In comparison, the Hammer films of the period and the parallel work being done by Roger Corman in the States seem more conventional and old-fashioned.
The Vincent Price Collection (1960-72)
The choices made by Shout Factory for their Vincent Price Collection Blu-ray set seem a little random. Instead of providing a complete set of the Corman-Price-Poe films, it omits Tales of Terror, The Raven and Tomb of Ligeia, but supplements four Corman films with Robert Fuest’s The Abominable Dr Phibes (but not the sequel) and Michael Reeves’ Witchfinder General, the latter two tonally very different from the Corman films – Fuest’s is much campier, Reeves’ much grimmer.
But the set does provide attractive transfers of all six films and an array of extras which offer an appreciative overview of Price’s mid-career success as a horror icon, acknowledging the element of camp which often crept into his work while also honouring the strength and range of his performances in many of these movies. In Fall of the House of Usher (which appears to be the same transfer as Arrow’s excellent region B edition), Price takes full advantage of the opportunity given to him by Corman and scriptwriter Richard Matheson, perhaps presenting American teens with their first glimpse of a kind of perverse decadence which Hollywood might not have been able to convey in anything other than the adaptation of a literary classic. The immediate follow-up to Usher, The Pit and the Pendulum, attempted to repeat a successful formula, but seems less fresh, with Matheson overloading the narrative with complications – premature burial once again, scheming wives, hereditary evil and madness – to fill in the time before getting to the title horrors.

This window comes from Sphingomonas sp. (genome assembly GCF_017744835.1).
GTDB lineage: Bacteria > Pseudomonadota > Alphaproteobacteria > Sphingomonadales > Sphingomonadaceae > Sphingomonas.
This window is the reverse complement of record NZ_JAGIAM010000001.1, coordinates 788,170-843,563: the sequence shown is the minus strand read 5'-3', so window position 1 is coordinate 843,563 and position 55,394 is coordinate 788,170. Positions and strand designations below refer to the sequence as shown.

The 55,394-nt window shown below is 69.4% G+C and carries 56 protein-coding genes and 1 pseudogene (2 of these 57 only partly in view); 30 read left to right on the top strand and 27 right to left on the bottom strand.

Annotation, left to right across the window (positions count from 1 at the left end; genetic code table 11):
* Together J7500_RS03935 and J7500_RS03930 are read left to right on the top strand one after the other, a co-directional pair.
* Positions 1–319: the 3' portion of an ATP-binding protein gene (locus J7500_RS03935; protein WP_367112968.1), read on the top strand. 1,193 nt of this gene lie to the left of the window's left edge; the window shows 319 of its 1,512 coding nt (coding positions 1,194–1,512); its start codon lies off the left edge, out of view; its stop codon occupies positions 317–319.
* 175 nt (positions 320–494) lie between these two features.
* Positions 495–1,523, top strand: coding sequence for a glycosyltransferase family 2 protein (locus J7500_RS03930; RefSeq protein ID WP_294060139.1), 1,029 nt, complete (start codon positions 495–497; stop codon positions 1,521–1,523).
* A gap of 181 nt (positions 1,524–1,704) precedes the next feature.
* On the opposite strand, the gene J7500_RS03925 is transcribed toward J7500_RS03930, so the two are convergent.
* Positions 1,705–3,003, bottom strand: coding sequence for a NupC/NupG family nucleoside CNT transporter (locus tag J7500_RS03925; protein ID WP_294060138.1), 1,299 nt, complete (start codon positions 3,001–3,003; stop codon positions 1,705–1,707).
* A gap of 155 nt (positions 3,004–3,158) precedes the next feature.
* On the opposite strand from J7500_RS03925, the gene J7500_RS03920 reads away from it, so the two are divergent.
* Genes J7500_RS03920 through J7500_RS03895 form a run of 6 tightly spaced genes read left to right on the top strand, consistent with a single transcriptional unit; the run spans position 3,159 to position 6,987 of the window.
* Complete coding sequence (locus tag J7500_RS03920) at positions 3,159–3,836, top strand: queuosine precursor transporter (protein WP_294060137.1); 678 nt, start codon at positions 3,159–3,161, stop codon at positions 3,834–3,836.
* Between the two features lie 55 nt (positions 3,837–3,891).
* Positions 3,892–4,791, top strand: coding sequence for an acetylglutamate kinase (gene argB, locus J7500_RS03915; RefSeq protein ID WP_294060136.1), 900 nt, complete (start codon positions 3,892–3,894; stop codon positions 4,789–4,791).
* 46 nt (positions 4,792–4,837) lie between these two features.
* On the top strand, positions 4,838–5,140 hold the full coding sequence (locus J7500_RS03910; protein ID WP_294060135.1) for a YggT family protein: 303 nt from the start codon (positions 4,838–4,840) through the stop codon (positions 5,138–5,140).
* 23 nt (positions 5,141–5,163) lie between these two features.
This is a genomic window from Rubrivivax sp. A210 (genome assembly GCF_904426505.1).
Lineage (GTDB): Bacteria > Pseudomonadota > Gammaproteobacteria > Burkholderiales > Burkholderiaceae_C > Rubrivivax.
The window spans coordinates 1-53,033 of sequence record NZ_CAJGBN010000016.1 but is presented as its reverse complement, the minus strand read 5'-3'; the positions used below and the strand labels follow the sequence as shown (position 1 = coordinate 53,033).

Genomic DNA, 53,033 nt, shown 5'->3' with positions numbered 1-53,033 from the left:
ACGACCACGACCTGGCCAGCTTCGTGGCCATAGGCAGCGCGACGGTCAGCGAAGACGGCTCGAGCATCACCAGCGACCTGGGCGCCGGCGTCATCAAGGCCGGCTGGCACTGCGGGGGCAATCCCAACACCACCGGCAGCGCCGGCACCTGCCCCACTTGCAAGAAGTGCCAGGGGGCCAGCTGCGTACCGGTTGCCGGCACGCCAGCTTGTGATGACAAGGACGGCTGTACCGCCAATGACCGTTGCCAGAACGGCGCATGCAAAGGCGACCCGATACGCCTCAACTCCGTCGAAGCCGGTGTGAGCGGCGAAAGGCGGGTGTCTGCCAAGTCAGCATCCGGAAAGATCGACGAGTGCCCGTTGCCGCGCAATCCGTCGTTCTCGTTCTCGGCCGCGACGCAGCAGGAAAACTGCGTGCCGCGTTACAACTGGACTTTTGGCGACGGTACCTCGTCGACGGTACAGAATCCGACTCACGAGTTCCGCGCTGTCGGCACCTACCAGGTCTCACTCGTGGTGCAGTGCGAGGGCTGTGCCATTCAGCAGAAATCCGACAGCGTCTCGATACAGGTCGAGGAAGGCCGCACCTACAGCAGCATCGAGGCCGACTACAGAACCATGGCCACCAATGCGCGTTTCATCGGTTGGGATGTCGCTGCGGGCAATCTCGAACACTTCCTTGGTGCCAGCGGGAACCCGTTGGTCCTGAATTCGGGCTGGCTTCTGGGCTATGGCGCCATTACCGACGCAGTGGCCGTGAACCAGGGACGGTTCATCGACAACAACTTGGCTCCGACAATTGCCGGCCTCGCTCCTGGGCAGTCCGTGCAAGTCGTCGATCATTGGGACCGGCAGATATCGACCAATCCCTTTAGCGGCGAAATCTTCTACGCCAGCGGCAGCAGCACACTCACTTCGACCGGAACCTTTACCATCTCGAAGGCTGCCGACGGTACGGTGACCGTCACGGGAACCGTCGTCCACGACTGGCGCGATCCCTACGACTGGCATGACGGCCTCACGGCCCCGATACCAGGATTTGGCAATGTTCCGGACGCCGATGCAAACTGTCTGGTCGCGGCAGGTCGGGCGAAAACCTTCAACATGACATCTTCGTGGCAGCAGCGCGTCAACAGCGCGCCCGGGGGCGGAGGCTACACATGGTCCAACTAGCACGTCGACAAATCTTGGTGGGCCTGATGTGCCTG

In the three years after Usher, Corman made thirteen features, four of which were at least nominally adapted from Poe, and he was feeling rather bored with the famous author (The Raven was played as broad comedy), so in 1963 he convinced Sam Arkoff and James Nicholson at American-International to back the first ever adaptation of an H.P. Lovecraft story. The Haunted Palace was based on one of the author’s longer pieces, The Case of Charles Dexter Ward, but by the time it was released AIP had tagged it as another Poe adaptation (including a brief quote from one of Poe’s poems as justification). The Haunted Palace has obvious affinities with the Poe films – the period setting, the Gothic atmosphere – but it has a darker tone with its small New England town beset by a century-old curse which leaves many of the children born there as pathetic and occasionally murderous mutants. Price’s Charles Dexter Ward is possessed by the spirit of his warlock ancestor Joseph Curwen, who having been burned alive by the townsfolk is somewhat ill-tempered and determined to awaken Lovecraft’s Elder Gods to lay waste to the world. Much of the film deals with the decay of Ward’s marriage as he swings back and forth between himself and his evil ancestor. The strongest element of the film is the struggle of Ward’s wife Ann (Debra Paget) to comprehend the increasingly radical and violent changes in her husband – and all this was invented by scriptwriter Charles Beaumont (there’s no wife in the story) – making Haunted Palace one of the strongest collaborations between Corman and Price.